WECAN Culture Culture
Culture is a tricky thing. Definitions of the word abound, seemingly endless in their iterations, but in basic terms, as a noun, it is simply the way of life for a group of people. It originates from all manners of human existence, emerging over generations in time and place until it becomes just the way things have always been.
But culture is also a verb, meaning to grow or cultivate living material into a culture medium. In this way, we can enable the growth of various organisms under the right conditions.
Put verb and noun together and you get the idea that we can culture culture — we can foster the development of a way of being for a group of people.
While defining culture (verb and noun) is relatively easy, creating, changing and living it is an entirely more difficult endeavour. Culturing a culture, in any place or organization, takes an extraordinary degree of sustained effort.
And to what end? Well, in sport, cultivating the right culture — a culture of excellence — leads to one very desirable thing: consistent high performance.
“We understand that our organizational culture likely has a significant impact on performance,” says Cathy Tong, Director, High Performance — Long Track at Speed Skating Canada. “If we can strive to create a high performance culture, we can realize many benefits.”
It’s an obvious end point, but not an easy one to achieve.
Decades of success precede today’s top long track speed skaters, so why, and how, do you take one of the country’s most successful teams and build a better culture? It turns out that even in a sport that has historically been one of Canada’s best there is room for change, growth, and improvement.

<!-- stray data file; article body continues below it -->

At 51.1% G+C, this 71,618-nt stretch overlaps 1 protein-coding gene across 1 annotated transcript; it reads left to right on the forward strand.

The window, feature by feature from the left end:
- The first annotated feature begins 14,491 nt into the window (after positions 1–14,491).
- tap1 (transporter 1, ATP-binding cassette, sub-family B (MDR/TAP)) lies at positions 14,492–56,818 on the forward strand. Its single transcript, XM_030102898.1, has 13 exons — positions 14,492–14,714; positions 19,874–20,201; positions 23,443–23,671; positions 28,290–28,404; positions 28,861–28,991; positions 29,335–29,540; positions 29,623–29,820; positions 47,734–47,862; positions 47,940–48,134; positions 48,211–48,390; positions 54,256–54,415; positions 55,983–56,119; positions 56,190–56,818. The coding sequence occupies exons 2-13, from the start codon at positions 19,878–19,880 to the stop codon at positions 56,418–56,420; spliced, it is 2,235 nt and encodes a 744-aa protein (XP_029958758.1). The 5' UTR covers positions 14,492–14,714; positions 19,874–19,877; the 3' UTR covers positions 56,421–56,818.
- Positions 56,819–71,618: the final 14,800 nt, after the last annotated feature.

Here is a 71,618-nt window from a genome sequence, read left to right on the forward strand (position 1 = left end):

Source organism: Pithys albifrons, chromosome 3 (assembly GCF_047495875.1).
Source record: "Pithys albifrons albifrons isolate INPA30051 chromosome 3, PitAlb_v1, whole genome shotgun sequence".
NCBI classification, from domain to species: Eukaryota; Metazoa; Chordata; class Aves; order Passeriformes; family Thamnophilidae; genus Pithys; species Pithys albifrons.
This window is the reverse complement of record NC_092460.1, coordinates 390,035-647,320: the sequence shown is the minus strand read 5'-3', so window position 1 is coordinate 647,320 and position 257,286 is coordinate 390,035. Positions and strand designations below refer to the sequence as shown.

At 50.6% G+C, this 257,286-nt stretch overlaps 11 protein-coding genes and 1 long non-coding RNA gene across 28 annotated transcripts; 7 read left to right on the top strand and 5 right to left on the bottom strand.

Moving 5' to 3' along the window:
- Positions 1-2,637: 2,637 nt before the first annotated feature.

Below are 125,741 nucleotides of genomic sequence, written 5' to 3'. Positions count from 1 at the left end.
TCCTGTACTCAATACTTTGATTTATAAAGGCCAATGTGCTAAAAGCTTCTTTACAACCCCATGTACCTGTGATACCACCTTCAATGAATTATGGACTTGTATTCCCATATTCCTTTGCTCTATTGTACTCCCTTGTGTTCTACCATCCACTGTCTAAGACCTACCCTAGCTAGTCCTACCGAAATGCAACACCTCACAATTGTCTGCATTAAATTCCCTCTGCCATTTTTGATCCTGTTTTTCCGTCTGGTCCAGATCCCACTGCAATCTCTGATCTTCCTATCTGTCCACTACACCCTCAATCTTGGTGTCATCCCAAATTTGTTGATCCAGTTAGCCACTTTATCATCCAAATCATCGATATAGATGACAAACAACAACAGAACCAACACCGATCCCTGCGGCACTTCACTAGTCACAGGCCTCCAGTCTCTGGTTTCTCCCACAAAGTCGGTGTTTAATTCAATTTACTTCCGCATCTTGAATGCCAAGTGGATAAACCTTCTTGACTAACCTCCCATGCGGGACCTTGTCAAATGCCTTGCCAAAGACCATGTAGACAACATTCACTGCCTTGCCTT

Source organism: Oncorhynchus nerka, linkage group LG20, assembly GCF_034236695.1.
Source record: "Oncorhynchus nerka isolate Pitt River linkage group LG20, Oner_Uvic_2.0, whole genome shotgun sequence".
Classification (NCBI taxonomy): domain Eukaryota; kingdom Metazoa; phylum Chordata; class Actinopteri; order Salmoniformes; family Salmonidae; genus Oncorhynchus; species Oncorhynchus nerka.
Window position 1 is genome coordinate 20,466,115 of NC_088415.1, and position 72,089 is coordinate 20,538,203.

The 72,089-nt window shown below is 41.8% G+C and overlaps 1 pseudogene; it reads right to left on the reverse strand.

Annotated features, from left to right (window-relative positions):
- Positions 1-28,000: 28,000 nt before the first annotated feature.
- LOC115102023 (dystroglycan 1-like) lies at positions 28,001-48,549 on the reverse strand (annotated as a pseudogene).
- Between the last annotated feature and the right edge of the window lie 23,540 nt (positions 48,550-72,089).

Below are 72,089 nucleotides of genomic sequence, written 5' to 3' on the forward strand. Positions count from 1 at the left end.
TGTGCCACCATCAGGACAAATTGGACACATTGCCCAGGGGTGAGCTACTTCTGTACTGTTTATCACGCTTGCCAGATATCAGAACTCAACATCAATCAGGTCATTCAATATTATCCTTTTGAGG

The approach is an understanding that you don’t have to keep things the same as they’ve always been, even if it has been successful. It’s an understanding that there can be, and is, a better way.
When Bart Schouten, National Team Coach at Speed Skating Canada, came to Canada twelve years ago from the Netherlands, every training group was working in silos. “It wasn’t just the skaters competing against each other, but the coaches, too,” he recalls. A lot of medals were won in spite of that, but over time, gaps in culture surrounding the success came to light.
Turning the tide on the silo mentality has taken years, but things are different now.
“One thing that is truly different now is trust,” claims Todd McClements, National Team Coach at Speed Skating Canada, who works alongside Schouten coaching the Men’s Long Distance group. “You can’t get to this point unless you can trust each other.”
Schouten agrees. The trust, he says, has opened up a culture of cooperation, using everyone’s expertise optimally. “It takes a group of people getting to know each other and learning about each other, people that actually really want to work together,” he explains. “It’s a group that has learned over time that cooperation gets you the furthest.”
The Integrated Support Team (IST) is part of that group and their expertise, and openness to working together, as Schouten suggests, is a big part of what made a culture shift possible. “It opens the door for the IST to play a bigger role,” says Schouten.
In past years, the IST was a strong and effective unit, but one of the gaps was a lack of consistent cross-pollination between disciplines. It happened sometimes, but not always. The team recognized that they wanted to improve upon that and make it better.
Already years in the making, it was the post-2018 debrief that set the course for the culture that would emerge over the next quad. Tong points to increased trust, transparency, clarity and an individualized approach within the team as key factors in creating the new culture.